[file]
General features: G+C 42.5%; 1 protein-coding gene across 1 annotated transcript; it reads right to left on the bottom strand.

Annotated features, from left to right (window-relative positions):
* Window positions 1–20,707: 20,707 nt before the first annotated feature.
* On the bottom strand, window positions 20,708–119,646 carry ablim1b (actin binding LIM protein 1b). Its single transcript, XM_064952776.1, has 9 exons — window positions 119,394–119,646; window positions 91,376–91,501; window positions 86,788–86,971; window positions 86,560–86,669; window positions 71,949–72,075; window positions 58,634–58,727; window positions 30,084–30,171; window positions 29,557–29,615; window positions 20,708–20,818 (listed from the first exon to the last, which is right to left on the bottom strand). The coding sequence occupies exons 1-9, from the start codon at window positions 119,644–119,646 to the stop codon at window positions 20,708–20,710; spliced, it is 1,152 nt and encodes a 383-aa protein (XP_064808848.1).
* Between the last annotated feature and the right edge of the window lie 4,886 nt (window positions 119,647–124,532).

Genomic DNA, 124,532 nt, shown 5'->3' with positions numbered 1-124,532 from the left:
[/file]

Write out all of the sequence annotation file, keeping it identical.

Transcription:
General features: G+C 42.5%; 1 protein-coding gene across 1 annotated transcript; it reads right to left on the bottom strand.

Annotated features, from left to right (window-relative positions):
* Window positions 1–20,707: 20,707 nt before the first annotated feature.
* On the bottom strand, window positions 20,708–119,646 carry ablim1b (actin binding LIM protein 1b). Its single transcript, XM_064952776.1, has 9 exons — window positions 119,394–119,646; window positions 91,376–91,501; window positions 86,788–86,971; window positions 86,560–86,669; window positions 71,949–72,075; window positions 58,634–58,727; window positions 30,084–30,171; window positions 29,557–29,615; window positions 20,708–20,818 (listed from the first exon to the last, which is right to left on the bottom strand). The coding sequence occupies exons 1-9, from the start codon at window positions 119,644–119,646 to the stop codon at window positions 20,708–20,710; spliced, it is 1,152 nt and encodes a 383-aa protein (XP_064808848.1).
* Between the last annotated feature and the right edge of the window lie 4,886 nt (window positions 119,647–124,532).

Genomic DNA, 124,532 nt, shown 5'->3' with positions numbered 1-124,532 from the left: